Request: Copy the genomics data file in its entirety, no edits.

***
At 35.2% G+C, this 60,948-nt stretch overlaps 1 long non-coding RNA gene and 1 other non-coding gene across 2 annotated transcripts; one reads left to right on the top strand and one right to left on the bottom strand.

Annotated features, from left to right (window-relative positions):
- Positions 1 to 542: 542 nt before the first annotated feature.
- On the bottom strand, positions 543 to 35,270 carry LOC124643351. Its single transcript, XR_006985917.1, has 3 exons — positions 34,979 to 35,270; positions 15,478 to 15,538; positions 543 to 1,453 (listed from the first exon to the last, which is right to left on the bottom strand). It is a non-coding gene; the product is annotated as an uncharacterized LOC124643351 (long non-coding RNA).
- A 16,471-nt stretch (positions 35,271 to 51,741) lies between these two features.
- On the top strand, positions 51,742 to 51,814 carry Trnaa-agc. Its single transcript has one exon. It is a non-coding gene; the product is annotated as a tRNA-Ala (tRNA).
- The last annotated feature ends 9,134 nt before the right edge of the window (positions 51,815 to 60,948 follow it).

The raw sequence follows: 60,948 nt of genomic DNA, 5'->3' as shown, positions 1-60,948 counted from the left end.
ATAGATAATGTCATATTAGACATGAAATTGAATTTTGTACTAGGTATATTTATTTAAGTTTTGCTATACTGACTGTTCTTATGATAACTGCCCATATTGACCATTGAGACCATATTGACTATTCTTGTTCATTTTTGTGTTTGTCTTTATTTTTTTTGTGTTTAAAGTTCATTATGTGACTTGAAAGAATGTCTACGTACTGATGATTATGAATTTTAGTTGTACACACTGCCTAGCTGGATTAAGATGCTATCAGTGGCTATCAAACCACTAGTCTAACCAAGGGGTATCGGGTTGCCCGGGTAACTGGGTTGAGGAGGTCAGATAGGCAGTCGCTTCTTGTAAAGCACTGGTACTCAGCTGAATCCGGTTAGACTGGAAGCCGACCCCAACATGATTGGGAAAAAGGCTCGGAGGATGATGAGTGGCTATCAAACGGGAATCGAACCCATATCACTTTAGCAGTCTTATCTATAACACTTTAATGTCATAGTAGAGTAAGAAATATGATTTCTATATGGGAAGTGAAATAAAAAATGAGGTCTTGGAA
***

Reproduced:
At 35.2% G+C, this 60,948-nt stretch overlaps 1 long non-coding RNA gene and 1 other non-coding gene across 2 annotated transcripts; one reads left to right on the top strand and one right to left on the bottom strand.

Annotated features, from left to right (window-relative positions):
- Positions 1 to 542: 542 nt before the first annotated feature.
- On the bottom strand, positions 543 to 35,270 carry LOC124643351. Its single transcript, XR_006985917.1, has 3 exons — positions 34,979 to 35,270; positions 15,478 to 15,538; positions 543 to 1,453 (listed from the first exon to the last, which is right to left on the bottom strand). It is a non-coding gene; the product is annotated as an uncharacterized LOC124643351 (long non-coding RNA).
- A 16,471-nt stretch (positions 35,271 to 51,741) lies between these two features.
- On the top strand, positions 51,742 to 51,814 carry Trnaa-agc. Its single transcript has one exon. It is a non-coding gene; the product is annotated as a tRNA-Ala (tRNA).
- The last annotated feature ends 9,134 nt before the right edge of the window (positions 51,815 to 60,948 follow it).

The raw sequence follows: 60,948 nt of genomic DNA, 5'->3' as shown, positions 1-60,948 counted from the left end.
ATAGATAATGTCATATTAGACATGAAATTGAATTTTGTACTAGGTATATTTATTTAAGTTTTGCTATACTGACTGTTCTTATGATAACTGCCCATATTGACCATTGAGACCATATTGACTATTCTTGTTCATTTTTGTGTTTGTCTTTATTTTTTTTGTGTTTAAAGTTCATTATGTGACTTGAAAGAATGTCTACGTACTGATGATTATGAATTTTAGTTGTACACACTGCCTAGCTGGATTAAGATGCTATCAGTGGCTATCAAACCACTAGTCTAACCAAGGGGTATCGGGTTGCCCGGGTAACTGGGTTGAGGAGGTCAGATAGGCAGTCGCTTCTTGTAAAGCACTGGTACTCAGCTGAATCCGGTTAGACTGGAAGCCGACCCCAACATGATTGGGAAAAAGGCTCGGAGGATGATGAGTGGCTATCAAACGGGAATCGAACCCATATCACTTTAGCAGTCTTATCTATAACACTTTAATGTCATAGTAGAGTAAGAAATATGATTTCTATATGGGAAGTGAAATAAAAAATGAGGTCTTGGAA